There’s no doubt that marching in heels is harder than marching in boots, but that’s exactly what the military women of Ukraine have been asked to do last week in preparation for an upcoming parade marking three decades of the country’s independence.
Accusations of sexism and misogyny ignited last Friday, when official photos of female cadets in the Ukrainian Army starting circulating showing them in rehearsal of the parade.
The photos were released by Ukraine’s defence ministry and showed female soldiers marching in black, mid-heel shoes.
Ivanna Medvid, a female cadet, said that the women were trying to adhere to what was being asked of them. “Today for the first time, training takes place in heeled shoes. It is slightly harder than in army boots but we are trying.”
Ukrainian journalist and political commentator Vitaly Portnikov called the practice of women parading in heels “a real disgrace.”
Maria Berlinska, an activist campaigning for gender equality within the country’s military, said the goal of the military parade should focus on the service’s strengths, and that female soldier wearing heels only displays incapability.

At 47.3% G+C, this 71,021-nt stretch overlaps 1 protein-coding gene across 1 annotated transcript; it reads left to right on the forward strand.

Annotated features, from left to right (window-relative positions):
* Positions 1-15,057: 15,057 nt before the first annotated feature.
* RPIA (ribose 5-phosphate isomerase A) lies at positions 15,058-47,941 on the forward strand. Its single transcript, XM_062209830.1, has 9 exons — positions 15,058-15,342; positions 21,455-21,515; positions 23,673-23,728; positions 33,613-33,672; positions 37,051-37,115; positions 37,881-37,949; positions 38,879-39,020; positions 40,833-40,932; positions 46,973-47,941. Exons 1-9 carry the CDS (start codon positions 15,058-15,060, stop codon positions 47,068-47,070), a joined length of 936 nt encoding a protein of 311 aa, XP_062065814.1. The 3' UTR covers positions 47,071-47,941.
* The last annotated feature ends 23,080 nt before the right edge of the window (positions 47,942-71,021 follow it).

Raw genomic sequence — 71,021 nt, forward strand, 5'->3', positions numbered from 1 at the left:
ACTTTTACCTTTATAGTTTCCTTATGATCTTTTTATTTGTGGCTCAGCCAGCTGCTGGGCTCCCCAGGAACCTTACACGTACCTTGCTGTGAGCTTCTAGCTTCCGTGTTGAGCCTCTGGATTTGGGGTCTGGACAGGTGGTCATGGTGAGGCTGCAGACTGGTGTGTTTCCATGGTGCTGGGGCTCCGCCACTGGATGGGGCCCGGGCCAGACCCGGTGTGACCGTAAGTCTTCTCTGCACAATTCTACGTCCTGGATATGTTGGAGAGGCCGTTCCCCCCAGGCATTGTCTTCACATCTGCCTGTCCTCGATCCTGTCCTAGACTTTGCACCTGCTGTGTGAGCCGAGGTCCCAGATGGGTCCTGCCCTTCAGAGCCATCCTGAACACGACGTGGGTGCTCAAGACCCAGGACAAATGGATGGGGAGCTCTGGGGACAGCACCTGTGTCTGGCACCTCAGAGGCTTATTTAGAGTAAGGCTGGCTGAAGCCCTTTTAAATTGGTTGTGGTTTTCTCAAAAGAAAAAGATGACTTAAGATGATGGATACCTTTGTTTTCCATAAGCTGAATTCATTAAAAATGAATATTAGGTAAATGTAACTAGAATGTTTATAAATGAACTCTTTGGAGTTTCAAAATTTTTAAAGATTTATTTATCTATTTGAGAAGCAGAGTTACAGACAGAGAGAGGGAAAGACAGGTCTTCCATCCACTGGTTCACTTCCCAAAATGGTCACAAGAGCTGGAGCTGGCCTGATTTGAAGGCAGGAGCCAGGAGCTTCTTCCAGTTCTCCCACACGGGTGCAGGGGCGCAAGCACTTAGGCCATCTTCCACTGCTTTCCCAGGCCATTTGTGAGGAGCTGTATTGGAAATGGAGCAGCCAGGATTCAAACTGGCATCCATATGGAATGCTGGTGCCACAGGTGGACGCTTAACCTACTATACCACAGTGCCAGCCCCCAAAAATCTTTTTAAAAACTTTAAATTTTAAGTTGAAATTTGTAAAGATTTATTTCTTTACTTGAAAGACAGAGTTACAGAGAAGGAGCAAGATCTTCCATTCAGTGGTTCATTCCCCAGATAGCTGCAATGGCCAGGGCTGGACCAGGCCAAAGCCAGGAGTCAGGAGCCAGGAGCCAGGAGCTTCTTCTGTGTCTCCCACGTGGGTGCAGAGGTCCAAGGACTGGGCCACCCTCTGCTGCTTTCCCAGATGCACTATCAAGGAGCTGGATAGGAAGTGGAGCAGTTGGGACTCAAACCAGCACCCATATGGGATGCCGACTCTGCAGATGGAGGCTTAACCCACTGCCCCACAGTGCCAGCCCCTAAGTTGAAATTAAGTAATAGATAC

“Women, like men, fight in combat boots,” Berlinska wrote on Facebook. “During the war, many of our girls died on the battlefield in military uniform.”
Maria Shapranova, a Ukrainian commentator, critiqued the Ukrainian officials for having a “medieval” mindset and showing “sexism and misogyny”.
“High heels is a mockery of women imposed by the beauty industry,” she said.
Inna Sovsun, a member of the country’s liberal and pro-European political party, and former Deputy Minister of Education and Science of Ukraine, said that having women march in heels was an “idiotic, harmful idea.”
“Walking in the heat on our roads, the military risks injury, damage to shins, ligaments and even rubbing their feet,” Sovsun wrote on Facebook. “Why? To bring to life someone’s stereotypes about the only role of a woman as a beautiful doll?”
She said the country’s female soldiers were risking their lives and did “not deserve to be mocked”.
Since 2014, more than 13,000 people have been killed in a conflict between Ukraine and the Russian-backed separatists in the country’s east. Currently, more than 13,500 female soldiers have been fighting in the conflict.
The deputy speaker of the legislature and public relations expert, Olena Kondratyuk believes and inquiry should be launched, and that the authorities should publicly apologise for “humiliating” the women.